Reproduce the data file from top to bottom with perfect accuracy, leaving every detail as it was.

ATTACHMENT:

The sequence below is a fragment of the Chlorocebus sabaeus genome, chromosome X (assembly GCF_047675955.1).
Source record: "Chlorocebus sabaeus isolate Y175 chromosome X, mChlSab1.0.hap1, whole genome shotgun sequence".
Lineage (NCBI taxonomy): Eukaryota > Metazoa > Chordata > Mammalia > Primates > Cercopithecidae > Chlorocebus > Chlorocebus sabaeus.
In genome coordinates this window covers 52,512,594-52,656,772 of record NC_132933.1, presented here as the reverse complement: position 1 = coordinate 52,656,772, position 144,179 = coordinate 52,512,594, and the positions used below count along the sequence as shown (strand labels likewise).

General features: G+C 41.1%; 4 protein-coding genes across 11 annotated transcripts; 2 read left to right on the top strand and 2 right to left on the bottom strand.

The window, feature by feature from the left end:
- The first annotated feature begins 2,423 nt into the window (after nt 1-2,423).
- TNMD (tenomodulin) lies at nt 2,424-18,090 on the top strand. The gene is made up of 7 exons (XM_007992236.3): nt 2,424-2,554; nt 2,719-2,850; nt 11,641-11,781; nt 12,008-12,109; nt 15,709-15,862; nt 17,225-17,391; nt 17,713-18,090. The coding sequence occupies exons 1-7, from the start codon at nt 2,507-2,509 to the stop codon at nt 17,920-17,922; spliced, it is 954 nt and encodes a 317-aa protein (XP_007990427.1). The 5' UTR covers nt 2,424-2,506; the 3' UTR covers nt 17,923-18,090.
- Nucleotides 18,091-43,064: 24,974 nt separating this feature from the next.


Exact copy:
The sequence below is a fragment of the Chlorocebus sabaeus genome, chromosome X (assembly GCF_047675955.1).
Source record: "Chlorocebus sabaeus isolate Y175 chromosome X, mChlSab1.0.hap1, whole genome shotgun sequence".
Lineage (NCBI taxonomy): Eukaryota > Metazoa > Chordata > Mammalia > Primates > Cercopithecidae > Chlorocebus > Chlorocebus sabaeus.
In genome coordinates this window covers 52,512,594-52,656,772 of record NC_132933.1, presented here as the reverse complement: position 1 = coordinate 52,656,772, position 144,179 = coordinate 52,512,594, and the positions used below count along the sequence as shown (strand labels likewise).

General features: G+C 41.1%; 4 protein-coding genes across 11 annotated transcripts; 2 read left to right on the top strand and 2 right to left on the bottom strand.

The window, feature by feature from the left end:
- The first annotated feature begins 2,423 nt into the window (after nt 1-2,423).
- TNMD (tenomodulin) lies at nt 2,424-18,090 on the top strand. The gene is made up of 7 exons (XM_007992236.3): nt 2,424-2,554; nt 2,719-2,850; nt 11,641-11,781; nt 12,008-12,109; nt 15,709-15,862; nt 17,225-17,391; nt 17,713-18,090. The coding sequence occupies exons 1-7, from the start codon at nt 2,507-2,509 to the stop codon at nt 17,920-17,922; spliced, it is 954 nt and encodes a 317-aa protein (XP_007990427.1). The 5' UTR covers nt 2,424-2,506; the 3' UTR covers nt 17,923-18,090.
- Nucleotides 18,091-43,064: 24,974 nt separating this feature from the next.